New work from Lisa Ericson (previously) continues the Portland-based artist’s hyperrealistic compositions of animals. Set on deep black backgrounds, her paintings showcase unusual combinations of peacefully co-existing fauna. Pelicans support rabbits, snakes, and ocelots, while tree frogs and songbirds find homes on the shells of turtles. Her most recent paintings are on view through May 25 at Antler Gallery in Portland, in a show titled Invisible Promise, alongside work from Scottish artist Lindsey Carr. You can see more from Ericson on Instagram.
UK-based paper artist Lisa Lloyd builds dazzling birds, floral arrangements, and feasts from multi-colored layers of precisely cut paper. Her three-dimensional works are most often inspired by naturally occurring colors and patterns, which is apparent in the geometric shapes and layered textures found in her works’ feathers, scales, and wings. Recently two of her creations were featured at Milan Design Week as a part of a Wunderkammer curated by CASAfacile magazine. You can see more of Lloyd’s paper sculptures and design work for brands such as Asahi, Elle Decor Italia, Grolsch, Disney, and the BBC on her website and Instagram. (via Lustik)
This short video from the Cornell Lab of Ornithology documents the spectacular plumage and mating dance of the Vogelkop Superb Bird-of-Paradise. In order to catch the attention of its female counterpart, the male Bird-of-Paradise flips its cape of black feathers into a large ruff that surrounds its head, while also fanning out an iridescent azure blue skirt of feathers from its breast. In a paper published by Timothy G. Laman and Edwin Scholes, this Indonesian bird was recently confirmed as a separate species based on its courtship behavior. You can learn more about the Vogelkop Superb Bird-of-Paradise in another video from Cornell and watch more videos about all things avian on the Lab’s YouTube channel. (via The Kid Should See This)
In a charming sendup of the current camper van resurgence, Marcus Williams and Sj Stone of the Nashville-based design studio One Man, One Garage have created a set of vintage camper birdhouse kits that are the perfect backyard outpost for a family of birds. The design was inspired by a 1974 Serro Scotty Hilander that once belonged to Williams, complete with decorative window shades and accessories such as flowers, a grill, and a few lawn flamingos. The wooden models each come in a 40-piece set, which are flat-packed for easy construction. You can purchase a painted or customizable kit from the duo’s Etsy shop, and see more of their wood-based designs on their website and Instagram. (via Laughing Squid)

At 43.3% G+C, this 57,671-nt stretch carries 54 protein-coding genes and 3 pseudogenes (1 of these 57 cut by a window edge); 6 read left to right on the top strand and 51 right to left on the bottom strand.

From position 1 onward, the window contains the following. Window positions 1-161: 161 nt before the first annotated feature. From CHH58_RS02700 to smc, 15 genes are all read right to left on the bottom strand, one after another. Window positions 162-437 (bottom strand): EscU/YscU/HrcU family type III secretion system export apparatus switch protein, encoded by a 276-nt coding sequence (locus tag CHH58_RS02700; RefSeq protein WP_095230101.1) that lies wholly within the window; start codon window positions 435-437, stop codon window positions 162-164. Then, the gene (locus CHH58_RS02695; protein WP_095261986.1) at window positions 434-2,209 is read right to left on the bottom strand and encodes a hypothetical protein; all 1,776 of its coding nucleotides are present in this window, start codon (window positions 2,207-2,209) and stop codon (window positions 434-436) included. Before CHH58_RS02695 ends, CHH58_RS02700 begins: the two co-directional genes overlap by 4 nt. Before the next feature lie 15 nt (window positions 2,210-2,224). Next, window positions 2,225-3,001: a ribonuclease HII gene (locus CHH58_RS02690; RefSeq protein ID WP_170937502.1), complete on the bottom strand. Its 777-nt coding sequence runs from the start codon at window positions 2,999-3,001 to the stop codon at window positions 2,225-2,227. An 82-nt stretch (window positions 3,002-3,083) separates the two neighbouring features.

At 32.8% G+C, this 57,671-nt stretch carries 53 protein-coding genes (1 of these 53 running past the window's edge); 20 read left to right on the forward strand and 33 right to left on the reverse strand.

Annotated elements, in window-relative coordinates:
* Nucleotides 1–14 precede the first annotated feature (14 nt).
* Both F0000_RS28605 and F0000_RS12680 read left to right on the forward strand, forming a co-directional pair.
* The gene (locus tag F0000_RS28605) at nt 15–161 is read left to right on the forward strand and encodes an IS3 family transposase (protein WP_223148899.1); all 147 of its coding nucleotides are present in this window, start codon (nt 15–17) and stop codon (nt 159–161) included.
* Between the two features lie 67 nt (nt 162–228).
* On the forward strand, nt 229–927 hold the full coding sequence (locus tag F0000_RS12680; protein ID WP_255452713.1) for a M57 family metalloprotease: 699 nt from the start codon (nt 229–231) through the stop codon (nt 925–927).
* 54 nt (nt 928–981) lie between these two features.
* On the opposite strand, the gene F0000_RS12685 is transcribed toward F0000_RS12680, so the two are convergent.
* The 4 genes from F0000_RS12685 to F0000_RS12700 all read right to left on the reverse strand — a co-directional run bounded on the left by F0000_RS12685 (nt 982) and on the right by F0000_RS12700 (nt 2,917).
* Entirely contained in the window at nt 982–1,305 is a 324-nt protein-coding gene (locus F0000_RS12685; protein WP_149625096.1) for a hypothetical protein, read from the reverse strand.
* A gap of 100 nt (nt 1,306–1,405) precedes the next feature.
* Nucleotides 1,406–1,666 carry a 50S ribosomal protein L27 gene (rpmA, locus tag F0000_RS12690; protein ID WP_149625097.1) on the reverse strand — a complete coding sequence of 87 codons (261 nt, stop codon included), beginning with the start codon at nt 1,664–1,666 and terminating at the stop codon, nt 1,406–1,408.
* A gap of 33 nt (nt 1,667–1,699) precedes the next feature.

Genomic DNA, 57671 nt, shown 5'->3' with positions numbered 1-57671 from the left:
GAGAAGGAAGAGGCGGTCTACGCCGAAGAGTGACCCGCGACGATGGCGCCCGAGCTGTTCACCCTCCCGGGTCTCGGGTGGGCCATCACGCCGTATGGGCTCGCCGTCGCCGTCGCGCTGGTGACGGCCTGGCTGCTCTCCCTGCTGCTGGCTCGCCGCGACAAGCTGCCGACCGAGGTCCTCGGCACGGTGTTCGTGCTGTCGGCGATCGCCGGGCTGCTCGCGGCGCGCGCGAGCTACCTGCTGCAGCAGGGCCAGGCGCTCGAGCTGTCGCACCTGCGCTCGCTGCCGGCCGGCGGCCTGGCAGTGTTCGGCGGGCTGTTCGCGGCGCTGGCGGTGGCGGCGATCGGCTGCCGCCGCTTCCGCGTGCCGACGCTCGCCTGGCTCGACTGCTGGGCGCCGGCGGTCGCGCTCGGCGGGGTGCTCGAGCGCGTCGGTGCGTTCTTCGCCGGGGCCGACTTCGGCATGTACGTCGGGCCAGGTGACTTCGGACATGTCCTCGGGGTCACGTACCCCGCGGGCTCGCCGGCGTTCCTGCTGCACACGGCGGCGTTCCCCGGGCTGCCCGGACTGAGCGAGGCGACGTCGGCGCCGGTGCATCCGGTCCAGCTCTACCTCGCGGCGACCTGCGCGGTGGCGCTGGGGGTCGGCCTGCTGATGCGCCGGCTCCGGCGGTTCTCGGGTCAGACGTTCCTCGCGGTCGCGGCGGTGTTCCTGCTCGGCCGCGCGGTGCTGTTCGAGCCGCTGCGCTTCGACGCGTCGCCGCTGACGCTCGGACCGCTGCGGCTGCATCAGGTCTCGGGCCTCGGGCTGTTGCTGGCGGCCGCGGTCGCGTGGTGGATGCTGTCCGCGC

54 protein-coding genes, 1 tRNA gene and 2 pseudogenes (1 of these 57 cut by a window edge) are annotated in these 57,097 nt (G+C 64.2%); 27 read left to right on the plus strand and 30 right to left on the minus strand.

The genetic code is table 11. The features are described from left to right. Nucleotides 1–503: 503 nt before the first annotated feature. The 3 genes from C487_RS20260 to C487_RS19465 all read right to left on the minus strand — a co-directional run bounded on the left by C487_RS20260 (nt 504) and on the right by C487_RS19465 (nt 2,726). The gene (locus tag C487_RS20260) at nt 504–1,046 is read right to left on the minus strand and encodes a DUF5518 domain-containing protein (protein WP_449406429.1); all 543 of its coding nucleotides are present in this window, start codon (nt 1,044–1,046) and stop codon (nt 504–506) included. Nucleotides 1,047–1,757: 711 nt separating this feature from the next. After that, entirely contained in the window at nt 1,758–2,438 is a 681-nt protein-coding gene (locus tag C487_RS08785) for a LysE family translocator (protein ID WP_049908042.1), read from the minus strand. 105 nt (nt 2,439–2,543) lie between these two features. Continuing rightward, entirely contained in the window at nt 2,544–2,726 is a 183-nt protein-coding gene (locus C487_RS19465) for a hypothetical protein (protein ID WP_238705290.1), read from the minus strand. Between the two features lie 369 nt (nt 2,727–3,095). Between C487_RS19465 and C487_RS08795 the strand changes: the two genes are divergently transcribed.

Copenhagen-based miniature artist Katie Doka fabricates exquisitely detailed miniature birds that perch atop the ends of pencils and paintbrushes. The feathery specimens are built primarily from polymer clays, glass, jewelry wire and lambs wool or cotton with accents of acrylic paint. Although the pieces are designed primarily for use in dollhouses, their adjustable frames and appendages ensure each bird can adapt to any environment. You can see more on Instagram and in her Etsy shop. (via So Super Awesome)
Italian photographers Moreno Monti and Matteo Tranchellini have created a glamorous book of dozens of chicken portraits, photographed in a sleek, high-fashion inspired style. The endeavor began in 2013, when the artists were inspired by the beauty of these domesticated birds at an avian exhibition in Milan. It has since evolved into a 190 page book featuring 85 high-resolution photos of some of the world’s most eye-catching avians. The photos were shot on location at the exhibition, and the photographers worked with chickens who are groomed as show birds; they struck their photogenic poses at will. Chicken is currently funding on Kickstarter. You can also follow the project on Instagram. (via My Modern Met)
Kate MccGwire‘s roiling feather sculptures juxtapose the beautiful, delicate material with discomfiting shapes. Whereas her earlier work tended toward sprawling installations that oozed and slid toward the viewer, MccGwire’s more recent pieces are tightly wound and displayed within the confines of frames, cabinets, and bell jars.
Although at first glance the incredible colors and patterns seem exotic, the British MccGwire sources all of her feathers dropped feathers provided by farmers, gamekeepers, and pigeon racers. She was originally inspired to begin working with feathers after discovering a local pigeon colony that dropped feathers near her rural art studio. Magpie and mallard feathers gleam an iridescent inky blue, and pheasant feathers sport detailed patterns.
In an interview with Artnews, MccGwire describes her work: “I’m thinking of it as being like an umbilical cord. I want to seduce by what I do—but revolt in equal measure. It’s really important to me that you’ve got that rejection of things you think you know for sure.”
MccGwire is represented by La Galerie Particuliere and Mark Sanders Art Consultancy and exhibits widely; she currently has works in three shows. The artist also shares updates on Facebook and Instagram.
Every winter, flocks of Siberian seagulls migrate through Delhi making a temporary home in the Ganga and Yamuna, two of India’s most holy rivers. Photographer Navin Vatsa camps out in the early morning light as the birds flock in the thousands, often fed by devotees who arrive to bathe in the river and feed them. The birds fly over 6,000 miles to escape the harsh Siberian winters between October and March. You can see many more photos on Vatsa’s Instagram feed.